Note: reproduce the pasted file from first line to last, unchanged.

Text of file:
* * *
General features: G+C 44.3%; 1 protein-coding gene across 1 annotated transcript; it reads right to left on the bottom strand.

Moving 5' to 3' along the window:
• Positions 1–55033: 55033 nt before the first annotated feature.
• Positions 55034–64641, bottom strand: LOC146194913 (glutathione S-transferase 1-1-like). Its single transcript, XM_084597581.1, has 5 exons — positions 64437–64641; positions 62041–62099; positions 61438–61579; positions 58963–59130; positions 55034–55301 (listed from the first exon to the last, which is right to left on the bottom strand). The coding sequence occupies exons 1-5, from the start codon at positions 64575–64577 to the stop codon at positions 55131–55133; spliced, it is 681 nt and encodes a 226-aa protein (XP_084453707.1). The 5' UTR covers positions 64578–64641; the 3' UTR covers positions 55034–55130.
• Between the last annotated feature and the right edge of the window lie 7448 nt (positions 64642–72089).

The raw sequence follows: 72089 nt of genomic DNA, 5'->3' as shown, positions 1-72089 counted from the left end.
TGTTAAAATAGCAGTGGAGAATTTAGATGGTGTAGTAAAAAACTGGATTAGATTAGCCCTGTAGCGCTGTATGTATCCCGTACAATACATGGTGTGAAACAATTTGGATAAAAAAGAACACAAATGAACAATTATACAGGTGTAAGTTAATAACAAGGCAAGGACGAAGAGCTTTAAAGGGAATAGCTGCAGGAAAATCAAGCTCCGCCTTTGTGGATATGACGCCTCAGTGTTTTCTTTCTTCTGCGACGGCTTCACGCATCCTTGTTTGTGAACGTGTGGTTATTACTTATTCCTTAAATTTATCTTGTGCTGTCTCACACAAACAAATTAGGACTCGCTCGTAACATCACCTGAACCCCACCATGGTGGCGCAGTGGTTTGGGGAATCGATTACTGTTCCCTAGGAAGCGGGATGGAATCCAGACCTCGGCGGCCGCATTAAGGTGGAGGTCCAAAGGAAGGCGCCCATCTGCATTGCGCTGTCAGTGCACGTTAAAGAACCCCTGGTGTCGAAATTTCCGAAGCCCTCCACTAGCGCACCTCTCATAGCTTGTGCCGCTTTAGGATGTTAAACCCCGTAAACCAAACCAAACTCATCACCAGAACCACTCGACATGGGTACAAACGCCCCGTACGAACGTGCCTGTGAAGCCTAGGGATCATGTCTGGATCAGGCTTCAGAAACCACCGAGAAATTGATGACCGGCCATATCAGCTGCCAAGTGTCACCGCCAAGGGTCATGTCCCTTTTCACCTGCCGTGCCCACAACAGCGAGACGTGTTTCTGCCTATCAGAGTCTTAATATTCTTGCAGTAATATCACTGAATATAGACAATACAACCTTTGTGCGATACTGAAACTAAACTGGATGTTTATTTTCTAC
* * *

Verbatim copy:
General features: G+C 44.3%; 1 protein-coding gene across 1 annotated transcript; it reads right to left on the bottom strand.

Moving 5' to 3' along the window:
• Positions 1–55033: 55033 nt before the first annotated feature.
• Positions 55034–64641, bottom strand: LOC146194913 (glutathione S-transferase 1-1-like). Its single transcript, XM_084597581.1, has 5 exons — positions 64437–64641; positions 62041–62099; positions 61438–61579; positions 58963–59130; positions 55034–55301 (listed from the first exon to the last, which is right to left on the bottom strand). The coding sequence occupies exons 1-5, from the start codon at positions 64575–64577 to the stop codon at positions 55131–55133; spliced, it is 681 nt and encodes a 226-aa protein (XP_084453707.1). The 5' UTR covers positions 64578–64641; the 3' UTR covers positions 55034–55130.
• Between the last annotated feature and the right edge of the window lie 7448 nt (positions 64642–72089).

The raw sequence follows: 72089 nt of genomic DNA, 5'->3' as shown, positions 1-72089 counted from the left end.
TGTTAAAATAGCAGTGGAGAATTTAGATGGTGTAGTAAAAAACTGGATTAGATTAGCCCTGTAGCGCTGTATGTATCCCGTACAATACATGGTGTGAAACAATTTGGATAAAAAAGAACACAAATGAACAATTATACAGGTGTAAGTTAATAACAAGGCAAGGACGAAGAGCTTTAAAGGGAATAGCTGCAGGAAAATCAAGCTCCGCCTTTGTGGATATGACGCCTCAGTGTTTTCTTTCTTCTGCGACGGCTTCACGCATCCTTGTTTGTGAACGTGTGGTTATTACTTATTCCTTAAATTTATCTTGTGCTGTCTCACACAAACAAATTAGGACTCGCTCGTAACATCACCTGAACCCCACCATGGTGGCGCAGTGGTTTGGGGAATCGATTACTGTTCCCTAGGAAGCGGGATGGAATCCAGACCTCGGCGGCCGCATTAAGGTGGAGGTCCAAAGGAAGGCGCCCATCTGCATTGCGCTGTCAGTGCACGTTAAAGAACCCCTGGTGTCGAAATTTCCGAAGCCCTCCACTAGCGCACCTCTCATAGCTTGTGCCGCTTTAGGATGTTAAACCCCGTAAACCAAACCAAACTCATCACCAGAACCACTCGACATGGGTACAAACGCCCCGTACGAACGTGCCTGTGAAGCCTAGGGATCATGTCTGGATCAGGCTTCAGAAACCACCGAGAAATTGATGACCGGCCATATCAGCTGCCAAGTGTCACCGCCAAGGGTCATGTCCCTTTTCACCTGCCGTGCCCACAACAGCGAGACGTGTTTCTGCCTATCAGAGTCTTAATATTCTTGCAGTAATATCACTGAATATAGACAATACAACCTTTGTGCGATACTGAAACTAAACTGGATGTTTATTTTCTAC